Named after the Jack London short story of the same name, this beer is reminiscent of the protagonist’s dueling identities; all his life he struggled between his dream of becoming a farmer of the soil (hence the grapefruit) and his family legacy of becoming a farmer of the sea (thus the salt). For the Sea Farmer IPA, Fieldwork brewers mixed Celtic sea salt with plenty of wheat, along with Cascade hops to play off of their grapefruit-like qualities. They even wrangled their brewery staff into zesting a big batch of fresh grapefruits to add to their dry hop. The result? Sea Farmer IPA starts out with a sweet, citrus aroma, and a hazy amber pour. With the first sip comes a slightly salty, hoppy flavor and a hint of crisp, juicy grapefruit to finish.

Much like scraping the inside of your luscious grapefruit wedge, beer enthusiasts are sure to tip their pint glasses to extreme angles to savor every last drop of Fieldwork’s Sea Farmer IPA. You’ll have to come to Berkeley to taste this new brew though; Fieldwork serves most of their beer straight out of the brewery, with the rest traveling around town to select local taprooms.

A Beer Bedtime Story

Picture books aren’t just for kids anymore, as evidenced by works like All My Friends Are Dead, anything by Edward Gorey, and of course, Go the F**k to Sleep, which went viral in 2011 when readings by celebrities including Samuel L. Jackson and Werner Herzog started popping up online. I got a good chuckle recently as I flipped through Goodnight iPad by Ann Droyd (a silly parody of the children’s classic Goodnight Moon, as the title suggests), so I was undoubtedly excited to hear about the release of a “pitcher book for grown-ups” called Goodnight Brew, celebrating our shared love for beer.

Goodnight Brew book cover

Goodnight Brew: A Parody for Beer People (Bailiwick Press) – Written by Ann E. Briated, Illustrated by Allie Ogg

My favorite characters in Goodnight Brew, the hops wildebeest in his charming I ❤ IPA shirt and the walrus, a “baritone brewer with a foamy mustache,” invoke visions of brew masters I’ve encountered over the years, and I know that I’ll never look at home brewers quite the same way again. What I appreciate about the book, apart from it’s silly verse, are the colorfully illustrated views of the brewing process.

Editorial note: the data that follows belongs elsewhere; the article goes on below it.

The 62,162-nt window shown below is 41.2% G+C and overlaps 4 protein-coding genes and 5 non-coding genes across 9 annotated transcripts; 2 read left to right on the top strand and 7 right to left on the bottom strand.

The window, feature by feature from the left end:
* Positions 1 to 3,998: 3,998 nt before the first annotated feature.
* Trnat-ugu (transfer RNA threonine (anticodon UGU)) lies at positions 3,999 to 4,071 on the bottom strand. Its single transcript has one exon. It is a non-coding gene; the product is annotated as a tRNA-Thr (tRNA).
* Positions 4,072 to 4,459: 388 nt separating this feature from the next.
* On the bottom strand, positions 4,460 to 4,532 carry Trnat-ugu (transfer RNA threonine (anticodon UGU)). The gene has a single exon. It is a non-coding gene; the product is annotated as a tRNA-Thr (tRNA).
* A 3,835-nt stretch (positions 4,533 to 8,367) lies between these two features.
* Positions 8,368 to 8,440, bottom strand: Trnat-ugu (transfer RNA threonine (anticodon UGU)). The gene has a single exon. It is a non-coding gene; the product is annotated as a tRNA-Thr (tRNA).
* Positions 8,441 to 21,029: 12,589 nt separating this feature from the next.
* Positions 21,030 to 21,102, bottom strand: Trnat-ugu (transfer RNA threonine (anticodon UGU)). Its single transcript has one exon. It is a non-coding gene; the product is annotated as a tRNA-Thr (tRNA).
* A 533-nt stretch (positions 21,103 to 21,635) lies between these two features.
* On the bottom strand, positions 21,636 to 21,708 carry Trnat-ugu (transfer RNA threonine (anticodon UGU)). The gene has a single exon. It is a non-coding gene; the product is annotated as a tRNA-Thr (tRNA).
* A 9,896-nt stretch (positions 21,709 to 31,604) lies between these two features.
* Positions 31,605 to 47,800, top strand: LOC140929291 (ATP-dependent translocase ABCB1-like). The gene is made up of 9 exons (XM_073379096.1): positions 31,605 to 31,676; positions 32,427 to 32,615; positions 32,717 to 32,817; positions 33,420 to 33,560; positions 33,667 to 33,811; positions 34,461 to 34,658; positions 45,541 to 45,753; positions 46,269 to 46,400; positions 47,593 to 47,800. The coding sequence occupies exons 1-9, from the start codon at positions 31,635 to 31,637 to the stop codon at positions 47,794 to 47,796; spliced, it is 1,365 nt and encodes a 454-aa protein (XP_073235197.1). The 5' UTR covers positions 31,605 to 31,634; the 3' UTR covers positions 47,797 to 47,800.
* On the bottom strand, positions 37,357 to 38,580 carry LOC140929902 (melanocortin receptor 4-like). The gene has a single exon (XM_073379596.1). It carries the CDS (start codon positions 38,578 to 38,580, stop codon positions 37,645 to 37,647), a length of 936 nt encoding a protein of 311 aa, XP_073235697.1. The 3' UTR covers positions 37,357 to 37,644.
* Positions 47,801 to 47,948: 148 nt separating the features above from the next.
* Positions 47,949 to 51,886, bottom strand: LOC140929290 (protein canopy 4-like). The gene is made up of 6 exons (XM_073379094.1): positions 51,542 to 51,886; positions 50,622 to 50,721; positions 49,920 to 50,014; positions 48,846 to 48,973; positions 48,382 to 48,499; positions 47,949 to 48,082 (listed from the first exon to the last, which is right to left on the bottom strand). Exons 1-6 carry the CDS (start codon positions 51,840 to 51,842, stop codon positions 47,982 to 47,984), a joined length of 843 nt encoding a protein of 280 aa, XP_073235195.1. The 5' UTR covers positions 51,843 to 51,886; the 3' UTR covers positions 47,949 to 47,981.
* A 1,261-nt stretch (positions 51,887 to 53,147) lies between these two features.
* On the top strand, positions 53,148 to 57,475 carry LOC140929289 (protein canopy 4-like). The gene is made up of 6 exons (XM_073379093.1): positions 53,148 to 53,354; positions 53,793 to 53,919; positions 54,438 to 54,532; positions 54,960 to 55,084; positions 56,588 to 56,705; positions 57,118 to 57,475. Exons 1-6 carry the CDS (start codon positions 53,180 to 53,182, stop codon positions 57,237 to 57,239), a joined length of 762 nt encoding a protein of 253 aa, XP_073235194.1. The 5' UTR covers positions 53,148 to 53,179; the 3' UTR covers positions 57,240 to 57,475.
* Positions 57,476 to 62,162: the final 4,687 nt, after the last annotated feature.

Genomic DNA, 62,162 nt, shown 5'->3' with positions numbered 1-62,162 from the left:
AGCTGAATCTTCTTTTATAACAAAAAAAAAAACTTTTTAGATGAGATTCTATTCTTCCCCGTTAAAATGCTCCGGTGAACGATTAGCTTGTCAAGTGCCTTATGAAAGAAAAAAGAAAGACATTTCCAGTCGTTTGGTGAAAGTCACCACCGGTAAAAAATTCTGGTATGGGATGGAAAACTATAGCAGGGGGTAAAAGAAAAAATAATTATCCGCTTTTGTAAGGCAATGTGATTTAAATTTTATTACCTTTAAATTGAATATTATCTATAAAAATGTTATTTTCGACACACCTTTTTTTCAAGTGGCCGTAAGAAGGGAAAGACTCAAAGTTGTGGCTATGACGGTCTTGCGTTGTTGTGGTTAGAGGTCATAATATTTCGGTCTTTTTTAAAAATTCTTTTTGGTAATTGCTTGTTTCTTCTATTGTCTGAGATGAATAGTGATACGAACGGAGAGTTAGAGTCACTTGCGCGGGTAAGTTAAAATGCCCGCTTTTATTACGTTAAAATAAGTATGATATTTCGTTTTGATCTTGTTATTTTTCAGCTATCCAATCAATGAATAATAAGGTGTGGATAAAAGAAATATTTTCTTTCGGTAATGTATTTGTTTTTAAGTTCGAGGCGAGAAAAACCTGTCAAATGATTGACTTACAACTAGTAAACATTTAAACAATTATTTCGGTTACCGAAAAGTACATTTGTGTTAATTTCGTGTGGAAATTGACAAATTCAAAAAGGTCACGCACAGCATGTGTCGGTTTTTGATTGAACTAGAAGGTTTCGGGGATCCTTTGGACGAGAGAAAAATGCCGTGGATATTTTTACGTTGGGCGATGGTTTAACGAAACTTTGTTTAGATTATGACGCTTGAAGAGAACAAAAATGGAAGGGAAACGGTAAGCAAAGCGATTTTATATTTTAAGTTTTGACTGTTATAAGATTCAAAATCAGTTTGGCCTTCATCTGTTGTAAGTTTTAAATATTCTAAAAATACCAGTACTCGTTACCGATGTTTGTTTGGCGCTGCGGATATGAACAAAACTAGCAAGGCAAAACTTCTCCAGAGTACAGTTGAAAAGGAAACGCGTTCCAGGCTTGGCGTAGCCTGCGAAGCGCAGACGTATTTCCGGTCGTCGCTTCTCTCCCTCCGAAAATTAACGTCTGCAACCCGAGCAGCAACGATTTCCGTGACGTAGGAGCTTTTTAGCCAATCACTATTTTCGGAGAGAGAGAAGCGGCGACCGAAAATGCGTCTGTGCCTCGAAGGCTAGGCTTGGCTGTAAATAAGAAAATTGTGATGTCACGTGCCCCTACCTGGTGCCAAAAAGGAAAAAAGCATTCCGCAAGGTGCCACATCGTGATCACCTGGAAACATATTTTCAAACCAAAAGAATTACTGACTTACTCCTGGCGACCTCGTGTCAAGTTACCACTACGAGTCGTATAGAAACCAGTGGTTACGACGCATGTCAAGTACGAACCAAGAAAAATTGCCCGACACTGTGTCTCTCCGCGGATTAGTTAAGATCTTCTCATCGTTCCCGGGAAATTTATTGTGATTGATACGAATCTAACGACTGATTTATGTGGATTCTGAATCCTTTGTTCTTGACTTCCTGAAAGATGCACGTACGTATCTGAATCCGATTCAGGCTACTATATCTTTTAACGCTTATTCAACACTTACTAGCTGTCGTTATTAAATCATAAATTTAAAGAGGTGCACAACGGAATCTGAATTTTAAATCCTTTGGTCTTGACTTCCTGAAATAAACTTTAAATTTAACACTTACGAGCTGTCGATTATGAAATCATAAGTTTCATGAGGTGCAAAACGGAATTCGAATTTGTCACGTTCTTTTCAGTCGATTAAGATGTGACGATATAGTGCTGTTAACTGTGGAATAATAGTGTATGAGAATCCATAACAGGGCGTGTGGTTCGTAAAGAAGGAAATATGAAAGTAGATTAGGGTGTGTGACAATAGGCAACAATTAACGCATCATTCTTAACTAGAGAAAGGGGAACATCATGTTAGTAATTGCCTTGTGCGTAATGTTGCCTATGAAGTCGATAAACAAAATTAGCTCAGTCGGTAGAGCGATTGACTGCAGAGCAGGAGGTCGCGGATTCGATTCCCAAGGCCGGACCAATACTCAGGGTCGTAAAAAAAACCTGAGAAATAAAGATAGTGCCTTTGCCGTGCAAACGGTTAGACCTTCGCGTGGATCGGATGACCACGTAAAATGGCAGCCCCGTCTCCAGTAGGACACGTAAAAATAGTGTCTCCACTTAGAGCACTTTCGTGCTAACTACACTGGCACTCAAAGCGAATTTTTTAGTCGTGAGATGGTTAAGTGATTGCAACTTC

Goodnight Brew

Brew Basics_Goodnight Brew

Some of us are visual learners, and perhaps some of us learn best through laughter, but I think we could all benefit from becoming friendly with a few more “black bears named Charlie with their sweet malted barley,” and in all seriousness, we can all learn a thing or two from the growing communities of beer lovers everywhere.

Question for readers: If you had to come up with a clever title for the next parody book for beer enthusiasts, what would it be? (Think The Very Thirsty Caterpillar or Diary of a Wimpy Home Brewer, or…)

Are All the Good Beer Names Taken?

Hello-my-name-isAs I sit, contemplating whether I should bite the bullet today and file my taxes, what comes to mind first is not “Where did I stash that W-2?” but rather, “I would really love a nice cold pint of Death and Taxes (by Moonlight Brewing) right about now.” I can hardly believe how clearly this beer name invokes the tedium of—and distraction from—my current to-do list. Which brings me to the reason for this post. With more than 3,000 operating breweries in the U.S., the question many people are asking is, How do brewmasters find new, clever beer names that haven’t been claimed already by the brewers who came before?

I spoke with a trusted source in the brewery industry recently, and she confirmed that it’s becoming increasingly tricky to think up unique names that fit the character of each new brew but that aren’t already on the market. In fact, NPR just produced a piece on this very subject in which Alastair Bland noted,

“Virtually every large city, notable landscape feature, creature and weather pattern of North America — as well as myriad other words, concepts and images — has been snapped up and trademarked as the name of either a brewery or a beer.”

Of course, there’s no simple or foolproof formula for avoiding naming overlap. Most breweries schedule inspired brainstorming sessions and then simply plug their favorite contenders into a Google search, all the while keeping their fingers crossed.

Some breweries have even solicited the help of their loyal fans in naming new beers by hosting contests. Once all the name submissions are gathered, the best nominees are selected, and the brewery often invites its customers into the taproom to taste the new beer and vote for their favorite name. (This angle seems to be a cleverly designed marketing gimmick, as well!)

There are also online random beer name generators out there (like this one by StrangeBrew) that humors and entertains by spitting out funny names like Sloshed Forbidden Donut Pale Ale and Red Cunning Tornado Stout.

No matter how the naming strategy plays out, most breweries ultimately do find a unique name that fits the taste and personality of their new beer. And sometimes the name is utterly fantastic, like Hop Making Sense (by Cellarmaker Brewing Company)—which has the capacity to drown out whatever’s on the stereo system and invoke the Talking Heads, in their unforgettably eccentric glory days.